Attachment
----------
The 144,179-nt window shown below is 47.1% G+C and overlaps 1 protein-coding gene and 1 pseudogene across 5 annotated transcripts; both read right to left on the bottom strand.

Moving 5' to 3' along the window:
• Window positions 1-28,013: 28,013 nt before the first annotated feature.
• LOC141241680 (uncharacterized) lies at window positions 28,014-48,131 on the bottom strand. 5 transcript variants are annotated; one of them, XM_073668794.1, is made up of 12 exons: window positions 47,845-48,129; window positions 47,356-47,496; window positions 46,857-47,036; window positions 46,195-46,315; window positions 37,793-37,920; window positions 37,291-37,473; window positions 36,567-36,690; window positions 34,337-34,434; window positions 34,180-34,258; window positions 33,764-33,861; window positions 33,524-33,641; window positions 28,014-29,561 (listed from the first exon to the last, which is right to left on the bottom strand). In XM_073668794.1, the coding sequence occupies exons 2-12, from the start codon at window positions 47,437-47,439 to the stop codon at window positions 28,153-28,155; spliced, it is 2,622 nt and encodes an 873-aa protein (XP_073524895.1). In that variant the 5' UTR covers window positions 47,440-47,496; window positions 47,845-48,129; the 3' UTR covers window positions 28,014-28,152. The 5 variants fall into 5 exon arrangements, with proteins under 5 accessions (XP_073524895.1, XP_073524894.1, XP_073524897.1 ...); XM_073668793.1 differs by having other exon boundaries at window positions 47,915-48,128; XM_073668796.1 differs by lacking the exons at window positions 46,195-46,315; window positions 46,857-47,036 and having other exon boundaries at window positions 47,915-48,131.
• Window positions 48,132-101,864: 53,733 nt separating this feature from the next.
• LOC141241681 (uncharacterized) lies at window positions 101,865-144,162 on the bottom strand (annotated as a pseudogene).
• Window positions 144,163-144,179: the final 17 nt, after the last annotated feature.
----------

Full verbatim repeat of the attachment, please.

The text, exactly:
The 144,179-nt window shown below is 47.1% G+C and overlaps 1 protein-coding gene and 1 pseudogene across 5 annotated transcripts; both read right to left on the bottom strand.

Moving 5' to 3' along the window:
• Window positions 1-28,013: 28,013 nt before the first annotated feature.
• LOC141241680 (uncharacterized) lies at window positions 28,014-48,131 on the bottom strand. 5 transcript variants are annotated; one of them, XM_073668794.1, is made up of 12 exons: window positions 47,845-48,129; window positions 47,356-47,496; window positions 46,857-47,036; window positions 46,195-46,315; window positions 37,793-37,920; window positions 37,291-37,473; window positions 36,567-36,690; window positions 34,337-34,434; window positions 34,180-34,258; window positions 33,764-33,861; window positions 33,524-33,641; window positions 28,014-29,561 (listed from the first exon to the last, which is right to left on the bottom strand). In XM_073668794.1, the coding sequence occupies exons 2-12, from the start codon at window positions 47,437-47,439 to the stop codon at window positions 28,153-28,155; spliced, it is 2,622 nt and encodes an 873-aa protein (XP_073524895.1). In that variant the 5' UTR covers window positions 47,440-47,496; window positions 47,845-48,129; the 3' UTR covers window positions 28,014-28,152. The 5 variants fall into 5 exon arrangements, with proteins under 5 accessions (XP_073524895.1, XP_073524894.1, XP_073524897.1 ...); XM_073668793.1 differs by having other exon boundaries at window positions 47,915-48,128; XM_073668796.1 differs by lacking the exons at window positions 46,195-46,315; window positions 46,857-47,036 and having other exon boundaries at window positions 47,915-48,131.
• Window positions 48,132-101,864: 53,733 nt separating this feature from the next.
• LOC141241681 (uncharacterized) lies at window positions 101,865-144,162 on the bottom strand (annotated as a pseudogene).
• Window positions 144,163-144,179: the final 17 nt, after the last annotated feature.